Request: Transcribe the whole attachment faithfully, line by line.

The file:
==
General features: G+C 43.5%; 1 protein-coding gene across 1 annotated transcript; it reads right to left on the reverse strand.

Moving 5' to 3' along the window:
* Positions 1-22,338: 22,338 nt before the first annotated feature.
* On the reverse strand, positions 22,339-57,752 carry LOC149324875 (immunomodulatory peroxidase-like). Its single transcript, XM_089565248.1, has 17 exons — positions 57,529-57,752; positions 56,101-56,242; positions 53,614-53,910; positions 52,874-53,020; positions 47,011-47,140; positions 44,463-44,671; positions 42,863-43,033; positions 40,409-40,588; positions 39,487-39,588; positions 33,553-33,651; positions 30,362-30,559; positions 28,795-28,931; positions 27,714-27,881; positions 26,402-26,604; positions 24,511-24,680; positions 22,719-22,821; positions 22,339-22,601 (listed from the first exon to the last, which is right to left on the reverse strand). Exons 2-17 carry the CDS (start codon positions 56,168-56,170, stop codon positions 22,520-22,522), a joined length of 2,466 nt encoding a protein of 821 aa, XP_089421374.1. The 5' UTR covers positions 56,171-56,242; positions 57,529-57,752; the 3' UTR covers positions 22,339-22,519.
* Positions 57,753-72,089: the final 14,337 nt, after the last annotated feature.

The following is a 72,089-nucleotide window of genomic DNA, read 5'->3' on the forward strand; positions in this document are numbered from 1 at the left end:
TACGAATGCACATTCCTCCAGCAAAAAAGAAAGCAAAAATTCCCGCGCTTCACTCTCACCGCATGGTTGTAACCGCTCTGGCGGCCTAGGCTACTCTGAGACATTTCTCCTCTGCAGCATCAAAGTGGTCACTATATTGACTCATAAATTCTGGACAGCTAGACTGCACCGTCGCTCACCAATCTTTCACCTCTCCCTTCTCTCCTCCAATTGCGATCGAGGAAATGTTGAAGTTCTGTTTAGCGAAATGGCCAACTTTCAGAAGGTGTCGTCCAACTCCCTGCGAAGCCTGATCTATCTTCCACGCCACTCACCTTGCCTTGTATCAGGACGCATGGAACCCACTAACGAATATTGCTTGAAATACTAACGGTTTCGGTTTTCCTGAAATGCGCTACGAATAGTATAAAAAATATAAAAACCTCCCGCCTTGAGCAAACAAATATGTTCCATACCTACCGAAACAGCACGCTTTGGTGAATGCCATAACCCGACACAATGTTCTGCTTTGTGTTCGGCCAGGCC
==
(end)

General features: G+C 43.5%; 1 protein-coding gene across 1 annotated transcript; it reads right to left on the reverse strand.

Moving 5' to 3' along the window:
* Positions 1-22,338: 22,338 nt before the first annotated feature.
* On the reverse strand, positions 22,339-57,752 carry LOC149324875 (immunomodulatory peroxidase-like). Its single transcript, XM_089565248.1, has 17 exons — positions 57,529-57,752; positions 56,101-56,242; positions 53,614-53,910; positions 52,874-53,020; positions 47,011-47,140; positions 44,463-44,671; positions 42,863-43,033; positions 40,409-40,588; positions 39,487-39,588; positions 33,553-33,651; positions 30,362-30,559; positions 28,795-28,931; positions 27,714-27,881; positions 26,402-26,604; positions 24,511-24,680; positions 22,719-22,821; positions 22,339-22,601 (listed from the first exon to the last, which is right to left on the reverse strand). Exons 2-17 carry the CDS (start codon positions 56,168-56,170, stop codon positions 22,520-22,522), a joined length of 2,466 nt encoding a protein of 821 aa, XP_089421374.1. The 5' UTR covers positions 56,171-56,242; positions 57,529-57,752; the 3' UTR covers positions 22,339-22,519.
* Positions 57,753-72,089: the final 14,337 nt, after the last annotated feature.

The following is a 72,089-nucleotide window of genomic DNA, read 5'->3' on the forward strand; positions in this document are numbered from 1 at the left end:
TACGAATGCACATTCCTCCAGCAAAAAAGAAAGCAAAAATTCCCGCGCTTCACTCTCACCGCATGGTTGTAACCGCTCTGGCGGCCTAGGCTACTCTGAGACATTTCTCCTCTGCAGCATCAAAGTGGTCACTATATTGACTCATAAATTCTGGACAGCTAGACTGCACCGTCGCTCACCAATCTTTCACCTCTCCCTTCTCTCCTCCAATTGCGATCGAGGAAATGTTGAAGTTCTGTTTAGCGAAATGGCCAACTTTCAGAAGGTGTCGTCCAACTCCCTGCGAAGCCTGATCTATCTTCCACGCCACTCACCTTGCCTTGTATCAGGACGCATGGAACCCACTAACGAATATTGCTTGAAATACTAACGGTTTCGGTTTTCCTGAAATGCGCTACGAATAGTATAAAAAATATAAAAACCTCCCGCCTTGAGCAAACAAATATGTTCCATACCTACCGAAACAGCACGCTTTGGTGAATGCCATAACCCGACACAATGTTCTGCTTTGTGTTCGGCCAGGCC